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This session highlights the unique roles artists and art play in creatively inspiring, engaging, and empowering the public to care about nature, and take action to address today's critical ecological issues.
Boxwoods: The Good, the Bad, and the Alternatives
This year has challenged all of us in ways we could never have predicted, but it has also shown how resilient we can be if we work together.
In the native plant world, discussions about what plants are authentically native can get heated. Are the cultivars found at your local nursery native? Do they add ecological value or threaten biodiversity?
To keep pace with the increasing impacts of climate change, people across the country are planting more and more trees. But how will you track these trees to make sure you get the optimal return on this investment of time and resources?
Join others in learning about the high diversity of plant species characteristics of the longleaf pine ecosystem and how it supports the many common and unique wildlife species in these open forests dominated by a single tree.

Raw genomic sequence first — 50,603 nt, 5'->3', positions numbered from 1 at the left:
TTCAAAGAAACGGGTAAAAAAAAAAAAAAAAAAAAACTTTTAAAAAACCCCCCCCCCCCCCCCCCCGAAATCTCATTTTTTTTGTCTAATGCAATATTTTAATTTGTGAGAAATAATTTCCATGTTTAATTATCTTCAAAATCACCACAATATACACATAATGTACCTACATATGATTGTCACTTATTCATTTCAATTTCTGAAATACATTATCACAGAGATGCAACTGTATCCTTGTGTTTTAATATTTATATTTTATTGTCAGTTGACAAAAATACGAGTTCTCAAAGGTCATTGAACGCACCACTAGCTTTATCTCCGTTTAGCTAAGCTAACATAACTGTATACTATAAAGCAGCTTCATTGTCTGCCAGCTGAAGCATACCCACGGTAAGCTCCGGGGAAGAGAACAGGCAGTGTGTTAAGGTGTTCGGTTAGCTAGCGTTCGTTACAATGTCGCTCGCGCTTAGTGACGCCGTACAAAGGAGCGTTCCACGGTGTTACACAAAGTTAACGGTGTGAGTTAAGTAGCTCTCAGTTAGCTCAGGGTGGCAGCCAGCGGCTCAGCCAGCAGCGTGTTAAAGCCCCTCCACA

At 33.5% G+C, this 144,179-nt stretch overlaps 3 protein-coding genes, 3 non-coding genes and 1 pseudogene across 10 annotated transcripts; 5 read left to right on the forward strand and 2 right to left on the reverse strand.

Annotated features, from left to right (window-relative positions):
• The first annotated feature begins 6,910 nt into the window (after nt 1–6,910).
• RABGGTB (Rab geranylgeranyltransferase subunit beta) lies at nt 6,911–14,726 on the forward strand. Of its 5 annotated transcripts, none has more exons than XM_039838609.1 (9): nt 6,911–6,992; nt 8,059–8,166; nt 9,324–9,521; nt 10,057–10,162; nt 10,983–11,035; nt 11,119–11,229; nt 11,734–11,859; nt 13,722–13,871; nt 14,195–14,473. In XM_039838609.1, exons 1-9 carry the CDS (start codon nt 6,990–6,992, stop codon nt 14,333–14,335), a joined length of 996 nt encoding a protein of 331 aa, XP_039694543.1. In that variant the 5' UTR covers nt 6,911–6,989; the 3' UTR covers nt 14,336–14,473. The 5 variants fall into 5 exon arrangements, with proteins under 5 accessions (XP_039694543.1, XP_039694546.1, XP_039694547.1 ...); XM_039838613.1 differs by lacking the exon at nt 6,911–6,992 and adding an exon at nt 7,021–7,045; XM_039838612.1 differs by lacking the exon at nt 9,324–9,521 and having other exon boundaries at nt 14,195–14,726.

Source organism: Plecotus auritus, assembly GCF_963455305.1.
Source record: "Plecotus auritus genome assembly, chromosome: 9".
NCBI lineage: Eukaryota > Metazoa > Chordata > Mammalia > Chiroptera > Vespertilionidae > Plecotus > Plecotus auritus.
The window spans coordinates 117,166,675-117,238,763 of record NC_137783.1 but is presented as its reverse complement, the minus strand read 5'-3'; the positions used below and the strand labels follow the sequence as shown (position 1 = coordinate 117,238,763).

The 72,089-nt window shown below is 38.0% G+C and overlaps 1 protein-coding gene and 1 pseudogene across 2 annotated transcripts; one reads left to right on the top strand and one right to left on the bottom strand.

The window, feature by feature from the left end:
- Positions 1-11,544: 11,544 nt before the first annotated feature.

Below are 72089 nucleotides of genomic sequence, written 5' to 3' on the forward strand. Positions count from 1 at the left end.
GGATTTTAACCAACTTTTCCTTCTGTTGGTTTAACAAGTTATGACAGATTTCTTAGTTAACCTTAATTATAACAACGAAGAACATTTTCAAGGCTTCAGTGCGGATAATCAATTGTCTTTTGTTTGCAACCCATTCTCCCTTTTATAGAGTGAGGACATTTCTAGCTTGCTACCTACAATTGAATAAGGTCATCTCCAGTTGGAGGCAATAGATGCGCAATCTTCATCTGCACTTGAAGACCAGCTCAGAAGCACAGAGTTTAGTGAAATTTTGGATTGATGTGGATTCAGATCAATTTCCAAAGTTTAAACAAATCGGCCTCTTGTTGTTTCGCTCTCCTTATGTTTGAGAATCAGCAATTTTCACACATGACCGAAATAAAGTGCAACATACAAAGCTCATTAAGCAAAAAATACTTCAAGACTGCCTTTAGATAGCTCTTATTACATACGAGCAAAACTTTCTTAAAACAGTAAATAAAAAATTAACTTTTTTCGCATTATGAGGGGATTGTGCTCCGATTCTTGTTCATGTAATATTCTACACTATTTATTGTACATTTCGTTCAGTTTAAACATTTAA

A strong interpretive theme statement provides a clear big idea and the "so what" message that can help deepen visitor experience. Interpretive themes are typically used for signage projects and programming, but they can be used for so much more.
Field monitoring of urban trees is essential to learn how urban forests change over time. Many arborists and urban forest managers worldwide seek to understand how their tree systems are faring in terms of growth, health, and mortality. The Urban Tree G
1.Implications of increasing heat
2.Challenges in urban areas –those most vulnerable
3.Green infrastructure as one solution
The 2020 Annual Meeting of the Association's Plant Conservation Community. Hosted by: Carrie Radcliffe (Restoration Coordinator, Atlanta Botanical Garden), Chair; Holly Forbes (Curator, University of California Botanical Garden), Vice-Chair